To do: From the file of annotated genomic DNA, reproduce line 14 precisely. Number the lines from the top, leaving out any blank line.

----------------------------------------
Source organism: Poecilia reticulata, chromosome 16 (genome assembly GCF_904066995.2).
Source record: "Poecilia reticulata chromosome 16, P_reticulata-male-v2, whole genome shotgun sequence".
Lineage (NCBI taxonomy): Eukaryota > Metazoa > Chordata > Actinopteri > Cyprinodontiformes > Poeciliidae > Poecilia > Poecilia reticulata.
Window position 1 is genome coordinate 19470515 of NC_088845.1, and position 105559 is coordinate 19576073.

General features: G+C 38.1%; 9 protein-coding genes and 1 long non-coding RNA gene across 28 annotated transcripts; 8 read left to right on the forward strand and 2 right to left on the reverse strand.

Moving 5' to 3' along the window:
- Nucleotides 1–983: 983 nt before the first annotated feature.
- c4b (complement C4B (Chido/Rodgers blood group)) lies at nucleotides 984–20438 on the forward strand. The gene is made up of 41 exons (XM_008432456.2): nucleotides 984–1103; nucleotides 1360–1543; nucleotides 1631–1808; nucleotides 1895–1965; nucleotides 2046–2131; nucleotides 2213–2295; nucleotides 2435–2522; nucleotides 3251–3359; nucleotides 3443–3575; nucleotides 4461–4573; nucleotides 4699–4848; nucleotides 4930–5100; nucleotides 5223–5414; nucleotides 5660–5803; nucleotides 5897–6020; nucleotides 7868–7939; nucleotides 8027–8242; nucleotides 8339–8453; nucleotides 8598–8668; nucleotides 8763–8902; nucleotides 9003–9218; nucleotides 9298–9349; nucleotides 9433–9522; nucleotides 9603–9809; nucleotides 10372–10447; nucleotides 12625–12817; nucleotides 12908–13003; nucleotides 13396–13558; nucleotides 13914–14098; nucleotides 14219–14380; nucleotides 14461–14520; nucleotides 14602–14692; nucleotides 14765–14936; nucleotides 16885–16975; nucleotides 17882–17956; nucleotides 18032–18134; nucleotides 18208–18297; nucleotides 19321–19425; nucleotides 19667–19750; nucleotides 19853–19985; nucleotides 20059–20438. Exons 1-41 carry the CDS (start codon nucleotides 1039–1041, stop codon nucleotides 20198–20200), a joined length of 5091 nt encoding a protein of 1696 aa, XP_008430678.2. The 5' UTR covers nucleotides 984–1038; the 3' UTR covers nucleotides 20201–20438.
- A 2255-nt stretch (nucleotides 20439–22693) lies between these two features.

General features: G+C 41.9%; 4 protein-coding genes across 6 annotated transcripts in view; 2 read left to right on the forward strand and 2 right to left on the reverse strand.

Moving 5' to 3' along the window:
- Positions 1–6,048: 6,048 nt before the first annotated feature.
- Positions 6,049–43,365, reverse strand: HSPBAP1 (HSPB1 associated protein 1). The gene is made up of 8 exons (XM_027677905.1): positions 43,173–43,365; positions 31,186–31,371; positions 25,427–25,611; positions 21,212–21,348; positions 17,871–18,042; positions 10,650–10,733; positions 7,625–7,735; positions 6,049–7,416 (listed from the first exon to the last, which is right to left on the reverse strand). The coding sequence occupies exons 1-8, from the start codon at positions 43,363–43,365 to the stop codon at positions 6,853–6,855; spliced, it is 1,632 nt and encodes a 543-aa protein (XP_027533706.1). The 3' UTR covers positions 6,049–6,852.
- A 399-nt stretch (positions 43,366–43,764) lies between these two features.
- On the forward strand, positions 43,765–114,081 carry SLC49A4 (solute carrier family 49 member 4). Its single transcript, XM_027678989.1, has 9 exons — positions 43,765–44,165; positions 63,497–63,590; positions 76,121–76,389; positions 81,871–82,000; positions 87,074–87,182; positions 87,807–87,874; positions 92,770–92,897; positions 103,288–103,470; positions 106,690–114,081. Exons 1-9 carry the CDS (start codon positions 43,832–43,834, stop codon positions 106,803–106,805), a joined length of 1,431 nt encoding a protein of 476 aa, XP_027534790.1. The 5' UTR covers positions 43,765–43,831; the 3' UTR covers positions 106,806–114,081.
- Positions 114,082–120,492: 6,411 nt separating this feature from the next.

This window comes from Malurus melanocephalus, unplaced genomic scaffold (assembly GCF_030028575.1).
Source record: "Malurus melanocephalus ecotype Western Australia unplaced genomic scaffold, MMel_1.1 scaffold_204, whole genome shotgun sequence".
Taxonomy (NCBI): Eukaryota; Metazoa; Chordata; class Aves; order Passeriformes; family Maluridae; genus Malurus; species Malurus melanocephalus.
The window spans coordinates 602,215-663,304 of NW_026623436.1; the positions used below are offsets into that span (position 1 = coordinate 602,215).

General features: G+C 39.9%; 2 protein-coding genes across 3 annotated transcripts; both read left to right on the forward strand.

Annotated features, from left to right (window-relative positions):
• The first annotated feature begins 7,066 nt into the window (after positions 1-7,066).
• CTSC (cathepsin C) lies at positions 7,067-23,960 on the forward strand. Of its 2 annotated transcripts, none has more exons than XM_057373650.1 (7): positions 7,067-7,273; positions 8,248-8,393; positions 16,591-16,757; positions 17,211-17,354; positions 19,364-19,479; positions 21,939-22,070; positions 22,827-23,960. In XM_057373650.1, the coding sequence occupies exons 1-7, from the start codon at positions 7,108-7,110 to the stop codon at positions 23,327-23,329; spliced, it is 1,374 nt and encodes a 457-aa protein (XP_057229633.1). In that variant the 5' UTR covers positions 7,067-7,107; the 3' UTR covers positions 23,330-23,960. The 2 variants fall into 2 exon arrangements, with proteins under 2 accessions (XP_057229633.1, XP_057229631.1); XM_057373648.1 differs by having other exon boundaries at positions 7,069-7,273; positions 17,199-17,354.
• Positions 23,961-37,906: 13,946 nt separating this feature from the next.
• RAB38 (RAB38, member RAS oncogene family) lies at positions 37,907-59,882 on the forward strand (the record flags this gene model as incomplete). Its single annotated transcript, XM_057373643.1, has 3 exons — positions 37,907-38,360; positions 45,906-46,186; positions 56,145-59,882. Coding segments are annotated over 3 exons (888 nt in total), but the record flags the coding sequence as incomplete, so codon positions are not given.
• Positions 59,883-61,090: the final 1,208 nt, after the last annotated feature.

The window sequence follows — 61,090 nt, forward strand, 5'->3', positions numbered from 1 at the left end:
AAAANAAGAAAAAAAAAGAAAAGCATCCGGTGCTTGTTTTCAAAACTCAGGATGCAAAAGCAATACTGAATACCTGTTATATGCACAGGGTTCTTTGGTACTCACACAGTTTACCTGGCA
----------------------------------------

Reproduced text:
- A 399-nt stretch (positions 43,366–43,764) lies between these two features.